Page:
Diners find thrills at Blueberry Hill café
On a fall afternoon, cars from Rhode island, Vermont, Connecticut and Ohio filled the parking lot at Blueberry Hill Market Café in New Lebanon, N.Y. Wayfarers in search of an oasis on a nondescript road were drawn by a welcoming building trimmed with bright orange pumpkins and multicolored mums.
Inside the well-stocked marketplace, shelves overflowed with groceries both practical and gourmet -- crates of farm vegetables, giant onions and potatoes, a pail of perfect avocados, fresh baked loaves.
Mouthwatering salads in the deli case offered gastronomic and visual appeal: chicken with apricots, dried cherries and pecans; bowtie pasta and colorful vegetables; creamy potato salad; ruby red beets; a jewel-toned fruit medley of pineapple, watermelon and blueberries. On top, a tray of breaded macaroni and cheese; by the register, a jar offering free dog treats to take home.
Café owner Melanie Hunt talked with visitors while right-hand helper Byron attended to customers. A third generation local, Hunt returned to the area to raise her son near family after 10 years as a private chef in Philadelphia. Previously, she had cooked at Canyon Ranch and the Old Chatham Sheepherding Co.
After years cooking for other families, she knew she was ready to have her own kitchen. Drawn by "the need to have more food in town," she opened Blueberry Hill in New Lebanon on Memorial Day weekend.
With no food stores in the local area, Hunt explained, she was just trying to provide staples, so people didn't have to drive 15 miles to get fruit and ripe avocados for dinner. She also stocks Asian foods brought in from Albany, Mexican ingredients, imported Italian products, and Polish pirogues and sauerkraut. She makes burgers from grass-fed beef from Kinderhook Farm in Ghent, N.Y., and custom ground Black Angus, while her coffee is roasted locally by Liquid Assets of Stephentown, N.Y.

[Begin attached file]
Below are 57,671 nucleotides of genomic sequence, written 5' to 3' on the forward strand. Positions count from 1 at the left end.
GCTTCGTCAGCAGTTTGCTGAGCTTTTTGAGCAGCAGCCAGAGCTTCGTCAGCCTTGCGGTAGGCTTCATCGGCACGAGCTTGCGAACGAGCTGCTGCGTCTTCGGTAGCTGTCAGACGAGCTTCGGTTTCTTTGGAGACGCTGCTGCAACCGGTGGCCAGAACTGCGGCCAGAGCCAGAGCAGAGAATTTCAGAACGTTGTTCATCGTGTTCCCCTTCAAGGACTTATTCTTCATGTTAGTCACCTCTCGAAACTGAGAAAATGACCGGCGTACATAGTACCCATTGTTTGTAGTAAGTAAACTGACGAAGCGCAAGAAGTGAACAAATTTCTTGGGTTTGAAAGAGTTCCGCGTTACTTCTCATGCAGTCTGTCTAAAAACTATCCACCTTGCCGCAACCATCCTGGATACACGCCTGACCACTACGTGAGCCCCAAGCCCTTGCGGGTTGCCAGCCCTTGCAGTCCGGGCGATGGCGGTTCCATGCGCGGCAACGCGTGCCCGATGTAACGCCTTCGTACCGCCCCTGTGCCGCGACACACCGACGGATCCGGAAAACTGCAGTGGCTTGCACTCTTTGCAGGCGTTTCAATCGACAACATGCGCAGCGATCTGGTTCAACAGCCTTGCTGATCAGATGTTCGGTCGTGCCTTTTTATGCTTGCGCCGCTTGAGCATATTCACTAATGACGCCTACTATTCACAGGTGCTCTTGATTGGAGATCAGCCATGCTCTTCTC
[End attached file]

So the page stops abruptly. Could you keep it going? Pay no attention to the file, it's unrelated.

Hunt does her best to support her customers' tastes and dietary needs.
"We're trying to be gluten-free friendly," she said, "because there's a lot of people that can't have it."
Her boyfriend, contractor Jeff Dwileski, provided construction support -- and his favorite Polish food items for the market. Vintage tablecloths came from aunts and Hunt's grandmother, whose mason jars provide quirky containers for cold beverages.
And for those who are wondering, the café is named after the road in Old Chatham Hunt grew up on, rather than Fats Domino's popular hit from the 1950s.
On a recent lunchtime visit, we ordered at the counter from an overhead chalkboard menu and helped ourselves to coffee. Food served on blue willow-pattern plates was brought up the few stairs to our table in the adjoining café.
Despite a steady stream of customers, the sunlit space never seemed crowded. Walls were hung with oversize flower blossom photos, while an eclectic collection of tables and chairs from wood to wrought iron were adorned with vintage tablecloths, miniature mums and ornamental pepper plants. Seats ranged by large picture windows, and light and the outdoors filled the bright, airy room.
A lightly spiced bowl of apple cider butternut squash soup ($4.99) offered thick, tangy warmth on a crisp fall day, accompanied by hearty toasted sesame bread ($1.25) from Berkshire Mountain Bakery, the favorite of restaurants up and down the county. (Blueberry Hill offers nine different bread choices, from ciabatta to challah).
Sliced stuffed pork topped with zesty mustard overfilled a grilled sandwich, served with a small bowl of apple glaze for careful dipping ($8.25). A juicy, flavorsome Black Angus burger came with melted provolone cheese to order ($6.50), while thick, lightly salted sweet potato fries ($2.50) let the tater taste shine through.
Hunt's recipe for Chocolate Polenta Cake ($4) teamed a cookie crumb base with thick bittersweet ganache and melted chocolate accents. The Apple Crumb Cake ($3.75) layered fresh apple slices between thick crumb topping and a dense foundation.
As baking takes place mostly on weekends, we needed a second visit to sample the café's signature double crust apple raspberry slab pie -- a favorite in-the-hand breakfast for men on the go, said Hunt -- and moist, eggy frittata, which changes daily (bacon, brie and caramelized onions is one appealing example), both well-deserving of customers' praise on Facebook.
Hunt likes to keep her flexible menus seasonal, but she promises to have printed paper menus and a website ready "soon." Until then, the overhead chalk board and appreciative word of mouth will have to suffice.
If you go ...
What: Blueberry Hill Market Café
Where: 515 Route 20, New Lebanon, N.Y.
When: Open daily except Tuesday, 6 a.m. to 6 p.m.
Wheelchair accessible: Yes
Price Range: $2 to $10
Information: (518) 794-2011
Rating: 4 chefs' hats
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